A recent BBC News feature reported that one in four people suffer from a mental health ‘episode’ at some point in their lives. What’s more, according to charity, Mind, some 60-70 per cent continue to work while ill. To think that this happens even in this day and age is unbelievable; is mental health really still such a taboo subject in the workplace?

It was different years ago. Thinking back to my own early working days, no one disclosed if they were depressed, stressed or enduring any other mental health issue, and it was rarely mentioned on doctor’s notes. Why? Because it was considered a sign of weakness; not a ‘real’ illness, and it could create reputational damage for the individual.

Speaking from personal experience, I think the majority of companies are trying their utmost to understand, but that doesn’t mean we get it right all of the time. This may seem controversial, but it’s also not solely the responsibility of HR to help individuals with mental health. Mind is appealing for employers to provide more support, to both help and retain staff, but in reality, what should an employer be doing?

Mental health training for managers

Managers have a duty of care towards each and every member of their staff. They are the ones who should notice any odd changes and patterns of behaviour that are out of character, such as absence or poor performance. Managers need to feel confident enough to approach the individual and ask: “Are you all right?” and be able to deal with the answer. This doesn’t mean that managers have to try and find solutions, but they should be able to direct individuals to the people that can, usually their GP or family, and if appropriate, to the company’s employee assistance programme or occupational health provider (which should be widely publicised).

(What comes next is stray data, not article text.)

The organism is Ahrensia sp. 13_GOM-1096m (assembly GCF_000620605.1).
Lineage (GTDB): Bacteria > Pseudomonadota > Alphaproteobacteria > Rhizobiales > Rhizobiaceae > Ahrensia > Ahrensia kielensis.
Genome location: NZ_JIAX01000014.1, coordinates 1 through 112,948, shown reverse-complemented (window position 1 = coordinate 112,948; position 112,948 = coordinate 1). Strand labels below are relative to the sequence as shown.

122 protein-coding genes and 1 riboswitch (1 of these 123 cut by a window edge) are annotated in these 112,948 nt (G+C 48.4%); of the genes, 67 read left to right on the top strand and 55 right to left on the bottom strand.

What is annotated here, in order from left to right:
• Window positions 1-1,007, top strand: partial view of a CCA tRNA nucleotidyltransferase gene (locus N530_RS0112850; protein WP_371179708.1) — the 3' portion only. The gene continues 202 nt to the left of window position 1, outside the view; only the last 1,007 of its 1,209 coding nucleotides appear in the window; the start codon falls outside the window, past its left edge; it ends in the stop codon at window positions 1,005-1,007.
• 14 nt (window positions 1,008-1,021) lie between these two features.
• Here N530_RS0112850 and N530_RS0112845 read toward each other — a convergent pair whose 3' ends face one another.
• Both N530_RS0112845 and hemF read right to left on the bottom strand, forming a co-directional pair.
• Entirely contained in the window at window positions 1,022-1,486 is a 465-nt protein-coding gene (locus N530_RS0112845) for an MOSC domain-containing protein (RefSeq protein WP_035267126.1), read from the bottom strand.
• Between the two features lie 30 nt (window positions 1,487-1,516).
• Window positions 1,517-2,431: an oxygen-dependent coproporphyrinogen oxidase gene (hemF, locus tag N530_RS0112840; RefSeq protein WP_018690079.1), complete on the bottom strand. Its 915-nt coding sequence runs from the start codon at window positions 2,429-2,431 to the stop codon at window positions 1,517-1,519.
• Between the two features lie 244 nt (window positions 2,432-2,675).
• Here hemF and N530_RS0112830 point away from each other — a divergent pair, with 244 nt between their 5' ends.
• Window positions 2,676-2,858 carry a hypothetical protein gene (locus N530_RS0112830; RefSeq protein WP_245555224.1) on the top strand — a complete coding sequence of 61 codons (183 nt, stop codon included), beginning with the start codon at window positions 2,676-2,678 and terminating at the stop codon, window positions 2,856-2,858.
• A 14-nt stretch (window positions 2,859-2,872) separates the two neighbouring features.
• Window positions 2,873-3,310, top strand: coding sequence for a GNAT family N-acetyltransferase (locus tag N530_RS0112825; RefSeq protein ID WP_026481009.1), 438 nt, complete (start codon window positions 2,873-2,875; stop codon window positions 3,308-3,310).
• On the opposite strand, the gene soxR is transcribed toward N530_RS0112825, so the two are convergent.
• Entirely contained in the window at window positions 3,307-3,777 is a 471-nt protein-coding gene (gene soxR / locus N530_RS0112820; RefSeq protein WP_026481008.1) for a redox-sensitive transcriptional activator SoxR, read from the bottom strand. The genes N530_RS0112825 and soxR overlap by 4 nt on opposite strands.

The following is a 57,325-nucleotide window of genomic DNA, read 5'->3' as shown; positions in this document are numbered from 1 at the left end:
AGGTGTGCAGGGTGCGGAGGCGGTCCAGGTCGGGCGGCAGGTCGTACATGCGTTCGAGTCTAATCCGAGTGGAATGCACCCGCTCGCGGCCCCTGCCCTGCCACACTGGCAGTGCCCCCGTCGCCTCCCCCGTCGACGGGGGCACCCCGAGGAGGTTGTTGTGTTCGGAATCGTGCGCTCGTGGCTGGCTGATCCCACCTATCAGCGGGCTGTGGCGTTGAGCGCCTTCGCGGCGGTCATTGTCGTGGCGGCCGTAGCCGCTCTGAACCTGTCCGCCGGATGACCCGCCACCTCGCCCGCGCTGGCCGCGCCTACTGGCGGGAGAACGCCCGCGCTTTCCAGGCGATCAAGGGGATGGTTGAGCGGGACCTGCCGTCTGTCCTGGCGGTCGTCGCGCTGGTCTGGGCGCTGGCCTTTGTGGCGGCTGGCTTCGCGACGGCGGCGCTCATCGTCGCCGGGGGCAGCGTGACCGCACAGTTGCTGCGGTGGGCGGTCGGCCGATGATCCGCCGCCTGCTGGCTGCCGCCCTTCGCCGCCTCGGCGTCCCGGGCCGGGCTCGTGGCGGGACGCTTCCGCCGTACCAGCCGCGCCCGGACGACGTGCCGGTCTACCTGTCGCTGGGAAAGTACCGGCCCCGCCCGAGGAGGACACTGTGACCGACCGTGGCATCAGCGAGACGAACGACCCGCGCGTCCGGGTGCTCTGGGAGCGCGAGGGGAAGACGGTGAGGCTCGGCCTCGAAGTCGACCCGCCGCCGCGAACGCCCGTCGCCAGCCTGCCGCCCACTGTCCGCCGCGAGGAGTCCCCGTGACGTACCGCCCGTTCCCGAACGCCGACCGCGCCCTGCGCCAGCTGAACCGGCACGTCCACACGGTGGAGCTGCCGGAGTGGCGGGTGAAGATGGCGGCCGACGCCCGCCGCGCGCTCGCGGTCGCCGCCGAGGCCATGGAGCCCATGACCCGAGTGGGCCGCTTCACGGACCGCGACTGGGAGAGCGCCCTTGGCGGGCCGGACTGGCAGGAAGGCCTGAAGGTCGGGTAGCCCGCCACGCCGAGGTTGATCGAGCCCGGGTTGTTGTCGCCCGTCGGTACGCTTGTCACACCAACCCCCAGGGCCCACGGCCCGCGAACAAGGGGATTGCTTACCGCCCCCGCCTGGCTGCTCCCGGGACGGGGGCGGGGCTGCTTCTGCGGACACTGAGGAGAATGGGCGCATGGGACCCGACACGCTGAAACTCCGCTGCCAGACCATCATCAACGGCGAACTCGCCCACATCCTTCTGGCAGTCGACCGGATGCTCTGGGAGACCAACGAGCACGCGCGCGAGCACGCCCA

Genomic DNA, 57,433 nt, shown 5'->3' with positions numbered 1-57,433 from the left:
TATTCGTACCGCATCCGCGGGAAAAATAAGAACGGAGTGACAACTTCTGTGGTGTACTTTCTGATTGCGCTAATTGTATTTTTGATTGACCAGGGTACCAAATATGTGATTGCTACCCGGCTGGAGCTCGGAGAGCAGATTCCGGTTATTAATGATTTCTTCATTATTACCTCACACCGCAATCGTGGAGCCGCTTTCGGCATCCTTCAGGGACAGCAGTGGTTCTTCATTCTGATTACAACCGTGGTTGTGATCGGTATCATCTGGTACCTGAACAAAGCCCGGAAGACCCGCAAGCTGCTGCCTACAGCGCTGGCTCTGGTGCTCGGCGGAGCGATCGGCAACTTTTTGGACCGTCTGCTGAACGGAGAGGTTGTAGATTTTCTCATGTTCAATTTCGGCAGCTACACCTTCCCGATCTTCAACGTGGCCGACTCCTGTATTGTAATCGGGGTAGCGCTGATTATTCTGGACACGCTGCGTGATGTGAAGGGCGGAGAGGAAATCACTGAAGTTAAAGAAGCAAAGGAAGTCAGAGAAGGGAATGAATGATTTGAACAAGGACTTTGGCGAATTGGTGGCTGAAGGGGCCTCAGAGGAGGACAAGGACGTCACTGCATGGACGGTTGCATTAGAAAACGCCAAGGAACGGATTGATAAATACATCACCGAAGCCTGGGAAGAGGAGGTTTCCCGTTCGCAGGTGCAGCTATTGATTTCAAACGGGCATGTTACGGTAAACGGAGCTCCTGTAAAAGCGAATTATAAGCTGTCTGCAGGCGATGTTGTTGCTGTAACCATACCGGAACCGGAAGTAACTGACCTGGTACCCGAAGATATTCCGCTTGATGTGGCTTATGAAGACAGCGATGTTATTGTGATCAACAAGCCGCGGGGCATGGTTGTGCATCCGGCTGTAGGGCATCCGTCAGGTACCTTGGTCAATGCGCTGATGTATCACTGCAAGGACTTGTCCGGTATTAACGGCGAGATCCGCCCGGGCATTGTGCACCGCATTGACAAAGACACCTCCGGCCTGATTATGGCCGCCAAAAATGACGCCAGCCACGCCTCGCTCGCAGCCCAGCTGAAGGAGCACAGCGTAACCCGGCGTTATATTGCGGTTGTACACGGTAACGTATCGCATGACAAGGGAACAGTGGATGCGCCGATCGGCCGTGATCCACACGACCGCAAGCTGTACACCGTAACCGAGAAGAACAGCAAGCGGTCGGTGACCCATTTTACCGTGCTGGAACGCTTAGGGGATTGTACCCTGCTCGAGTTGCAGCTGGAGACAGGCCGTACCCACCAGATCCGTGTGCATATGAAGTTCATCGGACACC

It’s key to remember that you can’t make people tell you how they are feeling. Some will keep it to themselves. What’s important is to create an open, understanding culture in which individuals feel they could speak up as and when they’re ready. This may involve training to change perceptions and mind-sets, in addition to a general awareness of mental health and how to spot the signs.

An invisible illness

Of course, some individuals won’t ever accept they have a problem. Throughout my HR career, I’ve seen instances where it’s apparent there are clear mental health problems, but the individual refused to seek help or guidance. In some cases, this led to serious misconduct or performance issues, which are never easy to deal with.

The most important thing any employer can do is to support, understand and not stigmatise those who are suffering. I’m pleased to say that all of the individuals I have supported through their mental health illness have returned to work and remained in work.

I appreciate that, because it’s not a ‘visible’ illness, some managers may find it difficult to address the problems that can occur as a result of mental health, but clear communication is vital.

No doubt many of you have different opinions on this matter, but should you need support yourself, please speak to your GP in the first instance. If you’re an employer who wants guidance or to gain a better understanding of managing mental health in the workplace, please get in touch.

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